• Bundt Lust

Weekend trip to Kamakura and Himeji

For the long weekend last weekend, I decided to explore an area of Japan previously unknown to me: Himeji, famous for its white castle nicknamed "Shirasagi" for its resemblance to a white egret (or heron). It's one of the most iconic images in Japan, particularly during cherry blossom season.

Before heading out to Himeji, I'd signed up for a half-day photography meetup in Kamakura at several local temples (Engakuji, Megetsuin, Tokeiji, Jochoji and Kenchoji) with local photography enthusiasts. Although the weather was originally slated to be rainy and overcast, the day turned out to be absolutely gorgeous and I was able to get many spectacular shots of plum blossoms (it was also one of the first times I've shot exclusively manual with my DSLR). Our group was only five, so we had a leisurely morning / afternoon shooting with a lunch break for sansai soba, finishing around 3:15. I arrived in HImeji a little after eight, checked into my hotel, then headed for the hot springs.

The next morning, I got an early start to see Koko-en, a modern Japanese-style garden located next to the castle. Although I'd read the garden was small, there were numerous themed gardens (pine, bamboo, plum, flowers), each one unique and captivating, and I spent a couple of hours exploring and having matcha in the gorgeous tearoom.

Afterwards, I set out to explore Himeji Castle, which was overrun with Asian tour groups. I was sorely disappointed to find that the interior was completely devoid of lighting, any kind of exhibits or armor, and even bathrooms. Every other castle I've visited in Japan (Komaki, Inuyama, Nagoya, Osaka, Hiroshima) has at least had exhibits, photos, samurai armor and swords, photo ops, etc. for guests to learn more about the history of the castle (I still think Nagoya has one of the best educational exhibits, complete with a recreation of an Edo-era street), but at Himeji the hundreds of tourists were simply herded up five stories then back down.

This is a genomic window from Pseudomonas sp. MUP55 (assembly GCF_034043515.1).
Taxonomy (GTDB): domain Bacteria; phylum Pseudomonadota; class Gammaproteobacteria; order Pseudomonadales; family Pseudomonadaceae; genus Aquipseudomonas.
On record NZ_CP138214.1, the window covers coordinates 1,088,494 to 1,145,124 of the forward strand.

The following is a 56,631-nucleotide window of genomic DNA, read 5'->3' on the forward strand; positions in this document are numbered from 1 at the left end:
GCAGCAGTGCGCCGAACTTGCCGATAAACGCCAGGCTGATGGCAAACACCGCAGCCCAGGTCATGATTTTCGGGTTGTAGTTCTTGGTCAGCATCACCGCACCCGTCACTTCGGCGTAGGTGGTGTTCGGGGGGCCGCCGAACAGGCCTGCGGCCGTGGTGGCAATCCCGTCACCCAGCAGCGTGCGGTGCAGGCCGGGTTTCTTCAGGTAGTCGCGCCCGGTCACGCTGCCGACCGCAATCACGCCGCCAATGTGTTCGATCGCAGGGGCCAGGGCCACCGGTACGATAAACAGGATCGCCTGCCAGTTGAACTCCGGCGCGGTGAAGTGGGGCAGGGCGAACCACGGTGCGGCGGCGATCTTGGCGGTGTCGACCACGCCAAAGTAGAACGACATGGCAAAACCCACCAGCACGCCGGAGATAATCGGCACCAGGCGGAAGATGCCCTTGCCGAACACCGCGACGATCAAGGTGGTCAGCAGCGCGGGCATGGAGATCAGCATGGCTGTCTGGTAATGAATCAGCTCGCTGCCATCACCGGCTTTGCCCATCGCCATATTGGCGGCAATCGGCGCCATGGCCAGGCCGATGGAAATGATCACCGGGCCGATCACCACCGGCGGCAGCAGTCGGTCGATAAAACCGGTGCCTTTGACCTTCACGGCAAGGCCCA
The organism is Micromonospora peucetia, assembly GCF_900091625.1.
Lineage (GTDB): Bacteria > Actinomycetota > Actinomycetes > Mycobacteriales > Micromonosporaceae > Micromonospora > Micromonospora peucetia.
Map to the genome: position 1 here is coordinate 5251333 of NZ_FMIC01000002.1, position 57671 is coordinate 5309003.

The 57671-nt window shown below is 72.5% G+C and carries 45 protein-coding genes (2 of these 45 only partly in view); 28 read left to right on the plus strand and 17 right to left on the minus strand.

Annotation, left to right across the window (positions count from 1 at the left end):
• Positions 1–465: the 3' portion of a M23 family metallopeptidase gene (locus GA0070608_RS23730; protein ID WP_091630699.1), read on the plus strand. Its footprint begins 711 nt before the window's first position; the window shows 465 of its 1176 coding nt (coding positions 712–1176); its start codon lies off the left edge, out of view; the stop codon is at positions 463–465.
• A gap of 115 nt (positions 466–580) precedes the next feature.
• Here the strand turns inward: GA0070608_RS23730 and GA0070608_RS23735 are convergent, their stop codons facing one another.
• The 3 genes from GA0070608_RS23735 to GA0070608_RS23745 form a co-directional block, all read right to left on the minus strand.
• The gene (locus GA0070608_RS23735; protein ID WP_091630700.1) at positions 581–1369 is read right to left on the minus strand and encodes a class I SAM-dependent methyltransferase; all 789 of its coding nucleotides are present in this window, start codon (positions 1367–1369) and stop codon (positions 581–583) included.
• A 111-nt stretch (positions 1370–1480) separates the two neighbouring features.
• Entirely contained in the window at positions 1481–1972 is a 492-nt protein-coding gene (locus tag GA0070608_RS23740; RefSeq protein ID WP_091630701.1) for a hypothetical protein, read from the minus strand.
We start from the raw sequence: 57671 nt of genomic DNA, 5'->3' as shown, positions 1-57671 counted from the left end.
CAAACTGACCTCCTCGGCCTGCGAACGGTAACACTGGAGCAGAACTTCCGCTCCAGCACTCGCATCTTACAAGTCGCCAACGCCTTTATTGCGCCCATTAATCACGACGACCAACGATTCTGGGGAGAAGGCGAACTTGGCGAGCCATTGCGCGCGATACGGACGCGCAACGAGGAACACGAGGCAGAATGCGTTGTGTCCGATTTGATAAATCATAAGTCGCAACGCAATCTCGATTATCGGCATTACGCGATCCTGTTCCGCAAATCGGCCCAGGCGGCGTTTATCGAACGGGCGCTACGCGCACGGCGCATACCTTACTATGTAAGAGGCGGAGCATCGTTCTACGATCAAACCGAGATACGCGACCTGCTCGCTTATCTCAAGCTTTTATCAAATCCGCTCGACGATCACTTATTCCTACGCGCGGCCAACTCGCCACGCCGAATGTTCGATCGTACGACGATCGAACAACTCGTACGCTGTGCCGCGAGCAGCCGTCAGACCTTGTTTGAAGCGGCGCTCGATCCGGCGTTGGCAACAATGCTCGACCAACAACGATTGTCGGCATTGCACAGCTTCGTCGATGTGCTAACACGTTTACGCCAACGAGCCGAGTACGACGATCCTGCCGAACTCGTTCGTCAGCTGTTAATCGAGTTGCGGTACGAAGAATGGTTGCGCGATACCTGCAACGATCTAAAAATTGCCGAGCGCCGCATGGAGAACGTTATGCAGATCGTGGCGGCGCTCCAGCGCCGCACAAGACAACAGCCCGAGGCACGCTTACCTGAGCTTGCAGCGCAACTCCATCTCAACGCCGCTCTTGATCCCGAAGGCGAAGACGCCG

After visiting the castle, I decided to stick to my original plan and head out to Mt. Shosha, a nearby mountain which houses a sprawling temple complex where parts of "The Last Samurai" were filmed (I kept wondering HOW ON EARTH they got the actors, crew, and equipment up and down the mountain! To see side-by-side screenshots from the film with the actual temple locations, click here). You must first take a bus 30 minutes outside of Himeji, then catch a cable car, then hike about 45 minutes to reach the main part of the complex. The steep hike (I estimate the slope was more like 45 degrees) features wooded trails lined with gorgeous bronze Buddhist sculptures, each one unique and haunting in the late afternoon light.

I visited the main temple, where I purchased a new temple seal book as I'd forgotten to bring mine, then hurried back down the mountain to catch the last cable car of the day; to say my legs were like jelly after a full day of climing Himeji Castle, gardens, then hiking up and down the mountain were an understatement!! Hot springs never looked so good...

The next morning, I caught the first train back to Tokyo and snapped some gorgeous scenery along the way; I hit Shinagawa at rush hour (as it was Monday), but like all things in Japan, the station was set up to accommodate massive amounts of commuters quickly and efficiently, and I caught a train home easily. (Shinagawa is one of THE major hubs in Tokyo; if trains are delayed or stopped for any reason (power outage, technical problems, jinshin jiko (train jumpers), etc., it causes massive backups and chaos).

Altogether, a fantastic (if busy!) weekend and the chance to see a new part of Japan!